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INTERIORS: Challenging the cabin orthodoxy
Certain seating layouts seem to be so commonplace now that there is a temptation to assume they have been around for decades.
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Certain seating layouts seem to be so commonplace now that there is a temptation to assume they have been around for decades.

But no matter how widespread it now is, the fact is that the reverse herringbone seat pattern adopted in so many of the latest business-class cabins is a relatively new arrival.

Its inception was marked by the arrival in 2009 of Zodiac Aerospace’s Cirrus seat, which was a design effort led by London agency JPA Design.

Founded some 32 years ago, JPA started life as a firm of interior designers, but has since diversified into other areas. It has since made a name for itself in the transportation sector, not least in aviation.

Prior to the Cirrus seat – more of which later – JPA forged its reputation in aviation with its work on the business-class cabins of Singapore Airlines’ Airbus A380s. “The first A380 that ever there was,” as JPA managing director Ben Orson puts it.

Although it had worked with SIA before the arrival of the superjumbos, it was that project which “gained [JPA] a huge amount of attention” and acted as a significant catalyst for the business.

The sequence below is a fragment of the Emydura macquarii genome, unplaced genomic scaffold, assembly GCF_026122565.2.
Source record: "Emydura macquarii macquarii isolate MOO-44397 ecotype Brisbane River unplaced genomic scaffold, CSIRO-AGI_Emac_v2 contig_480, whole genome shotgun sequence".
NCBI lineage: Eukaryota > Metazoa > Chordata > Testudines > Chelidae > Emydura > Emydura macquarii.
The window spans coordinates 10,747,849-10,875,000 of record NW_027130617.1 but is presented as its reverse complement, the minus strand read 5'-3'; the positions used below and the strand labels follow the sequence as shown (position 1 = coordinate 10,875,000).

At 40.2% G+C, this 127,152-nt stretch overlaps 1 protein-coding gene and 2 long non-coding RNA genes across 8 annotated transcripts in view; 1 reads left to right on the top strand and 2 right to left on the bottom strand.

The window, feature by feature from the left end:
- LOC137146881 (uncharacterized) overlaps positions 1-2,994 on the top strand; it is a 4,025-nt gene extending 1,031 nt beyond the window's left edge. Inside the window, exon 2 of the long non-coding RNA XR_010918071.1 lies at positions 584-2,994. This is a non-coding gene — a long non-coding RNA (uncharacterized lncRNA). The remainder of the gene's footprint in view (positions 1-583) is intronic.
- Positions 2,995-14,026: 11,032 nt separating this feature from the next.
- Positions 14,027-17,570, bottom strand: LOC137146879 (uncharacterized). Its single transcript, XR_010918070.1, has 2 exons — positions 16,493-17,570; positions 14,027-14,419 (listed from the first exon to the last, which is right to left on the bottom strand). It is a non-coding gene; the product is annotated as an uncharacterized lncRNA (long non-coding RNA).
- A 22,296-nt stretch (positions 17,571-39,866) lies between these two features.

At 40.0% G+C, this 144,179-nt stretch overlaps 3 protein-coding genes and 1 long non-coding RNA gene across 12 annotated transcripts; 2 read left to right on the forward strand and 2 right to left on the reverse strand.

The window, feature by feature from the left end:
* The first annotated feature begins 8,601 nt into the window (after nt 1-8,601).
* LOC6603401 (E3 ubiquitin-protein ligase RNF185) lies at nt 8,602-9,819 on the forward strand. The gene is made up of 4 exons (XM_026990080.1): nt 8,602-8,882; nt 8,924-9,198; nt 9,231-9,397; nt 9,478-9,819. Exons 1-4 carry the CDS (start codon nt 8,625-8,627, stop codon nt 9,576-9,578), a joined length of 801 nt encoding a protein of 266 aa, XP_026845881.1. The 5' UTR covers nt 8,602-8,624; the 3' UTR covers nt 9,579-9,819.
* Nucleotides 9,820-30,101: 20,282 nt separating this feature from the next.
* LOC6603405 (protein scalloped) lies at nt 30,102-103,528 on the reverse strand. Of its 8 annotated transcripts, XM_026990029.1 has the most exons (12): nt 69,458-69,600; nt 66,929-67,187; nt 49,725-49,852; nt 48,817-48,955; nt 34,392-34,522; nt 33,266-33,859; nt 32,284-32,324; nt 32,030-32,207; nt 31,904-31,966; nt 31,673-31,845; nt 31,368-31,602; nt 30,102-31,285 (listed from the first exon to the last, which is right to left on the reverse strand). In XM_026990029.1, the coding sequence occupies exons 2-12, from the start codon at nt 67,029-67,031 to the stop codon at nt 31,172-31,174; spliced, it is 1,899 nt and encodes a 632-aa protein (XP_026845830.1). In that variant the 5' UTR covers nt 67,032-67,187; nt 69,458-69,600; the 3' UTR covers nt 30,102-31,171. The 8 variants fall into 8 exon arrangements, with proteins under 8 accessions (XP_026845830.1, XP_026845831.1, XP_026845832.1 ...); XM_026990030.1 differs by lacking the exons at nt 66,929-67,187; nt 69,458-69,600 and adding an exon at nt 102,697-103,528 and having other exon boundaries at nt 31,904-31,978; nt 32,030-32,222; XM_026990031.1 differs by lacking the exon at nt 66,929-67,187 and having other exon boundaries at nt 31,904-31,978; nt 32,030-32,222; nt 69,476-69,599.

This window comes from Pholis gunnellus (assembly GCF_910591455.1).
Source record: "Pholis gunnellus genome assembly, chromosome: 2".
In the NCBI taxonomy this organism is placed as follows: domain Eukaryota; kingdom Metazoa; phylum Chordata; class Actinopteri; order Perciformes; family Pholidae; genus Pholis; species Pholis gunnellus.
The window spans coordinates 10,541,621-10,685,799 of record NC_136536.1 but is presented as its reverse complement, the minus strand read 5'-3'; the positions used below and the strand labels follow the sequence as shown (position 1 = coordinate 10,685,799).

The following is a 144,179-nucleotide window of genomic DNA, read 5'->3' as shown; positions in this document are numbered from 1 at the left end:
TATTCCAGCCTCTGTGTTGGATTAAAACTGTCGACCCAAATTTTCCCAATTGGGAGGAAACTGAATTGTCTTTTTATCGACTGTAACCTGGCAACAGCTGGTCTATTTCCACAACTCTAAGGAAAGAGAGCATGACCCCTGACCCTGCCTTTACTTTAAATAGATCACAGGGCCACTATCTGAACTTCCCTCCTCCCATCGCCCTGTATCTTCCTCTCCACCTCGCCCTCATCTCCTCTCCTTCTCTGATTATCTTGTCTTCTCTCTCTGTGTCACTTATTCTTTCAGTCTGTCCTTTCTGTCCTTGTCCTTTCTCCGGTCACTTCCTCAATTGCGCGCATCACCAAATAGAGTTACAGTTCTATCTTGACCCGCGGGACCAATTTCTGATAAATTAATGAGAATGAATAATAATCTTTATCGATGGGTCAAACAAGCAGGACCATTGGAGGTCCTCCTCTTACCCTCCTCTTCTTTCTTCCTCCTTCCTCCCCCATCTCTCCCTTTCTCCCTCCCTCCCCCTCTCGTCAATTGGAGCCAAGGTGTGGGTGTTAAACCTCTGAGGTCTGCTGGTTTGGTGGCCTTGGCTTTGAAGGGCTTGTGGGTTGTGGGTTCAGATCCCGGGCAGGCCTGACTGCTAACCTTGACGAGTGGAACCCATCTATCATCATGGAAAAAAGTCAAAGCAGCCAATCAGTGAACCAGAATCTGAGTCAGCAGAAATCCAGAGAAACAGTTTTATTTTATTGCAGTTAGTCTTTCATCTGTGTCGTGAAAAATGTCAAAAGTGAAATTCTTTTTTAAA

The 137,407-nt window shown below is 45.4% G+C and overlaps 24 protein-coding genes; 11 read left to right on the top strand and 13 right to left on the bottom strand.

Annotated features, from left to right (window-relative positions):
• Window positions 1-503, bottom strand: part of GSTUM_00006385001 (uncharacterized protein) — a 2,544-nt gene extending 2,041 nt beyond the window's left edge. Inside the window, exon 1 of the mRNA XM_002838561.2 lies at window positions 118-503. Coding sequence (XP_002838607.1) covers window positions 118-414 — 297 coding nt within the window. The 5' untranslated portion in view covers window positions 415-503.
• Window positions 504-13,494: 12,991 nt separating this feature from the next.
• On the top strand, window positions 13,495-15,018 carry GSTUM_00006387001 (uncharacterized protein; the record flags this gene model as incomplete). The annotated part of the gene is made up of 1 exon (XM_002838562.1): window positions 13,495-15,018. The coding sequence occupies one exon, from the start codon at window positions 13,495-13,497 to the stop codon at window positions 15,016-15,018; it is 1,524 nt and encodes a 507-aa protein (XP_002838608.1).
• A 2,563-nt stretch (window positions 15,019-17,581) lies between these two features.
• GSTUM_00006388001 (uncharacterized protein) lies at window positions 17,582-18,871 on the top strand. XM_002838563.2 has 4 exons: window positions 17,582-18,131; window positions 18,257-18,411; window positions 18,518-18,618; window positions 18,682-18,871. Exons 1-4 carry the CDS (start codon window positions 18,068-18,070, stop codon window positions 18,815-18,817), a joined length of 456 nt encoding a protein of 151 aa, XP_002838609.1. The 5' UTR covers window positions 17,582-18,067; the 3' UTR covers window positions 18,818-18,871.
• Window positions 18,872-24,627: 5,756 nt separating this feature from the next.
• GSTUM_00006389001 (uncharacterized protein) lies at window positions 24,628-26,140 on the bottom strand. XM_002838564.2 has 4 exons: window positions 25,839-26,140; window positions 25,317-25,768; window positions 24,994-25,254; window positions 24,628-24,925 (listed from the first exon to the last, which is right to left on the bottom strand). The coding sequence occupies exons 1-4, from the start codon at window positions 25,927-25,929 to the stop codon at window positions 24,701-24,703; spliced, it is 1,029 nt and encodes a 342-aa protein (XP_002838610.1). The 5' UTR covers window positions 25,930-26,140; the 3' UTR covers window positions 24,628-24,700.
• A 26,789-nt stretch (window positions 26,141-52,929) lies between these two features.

The relationship with the airline has continued, too, with recent projects including a revamp of the A380 business-class seat and the development of a new seat for the premium-economy cabin.

Orson describes the former project as “a root and branch re-engineering around the basic architecture" of the seat. The market has responded well, he notes, with it winning the best business-class seat at 2014’s Skytrax awards.

"Singapore invested in refreshing it and it immediately re-established itself," he says.

Meanwhile, for Singapore’s premium-economy offering, an entirely new product has been developed in conjunction with Germany’s ZIM Flugsitz.

Orson says the combination of the three parties – JPA, ZIM and the airline – has led to a stronger end-product. “What we have achieved there compared with a lot of other products [in the category] is outstanding,” he says.

American Airlines is another high-profile customer, with JPA having performed nose-to-tail design work on the carrier’s “flagship” Boeing 777s and 787s, as well as its three-class A321 Transcontinentals. The A321 features a first-class cabin in a 1-1 configuration, a business-class compartment with fully lie-flat seats and a regular economy cabin. “It was,” says Orson, “a remarkable aircraft to work on – it was a lot of fun."

The 777s gained a unique feature through the use of Boeing’s new Premium Arch door 2 entryway. This was slightly modified using a laser-cut panel to create what the carrier calls the Star Field ceiling and which joins the two halves of the galley together. This creates both a striking entrance to the aircraft and a stand-up in-flight bar. “It is a heavily customised piece of furniture that looks fantastic,” he says.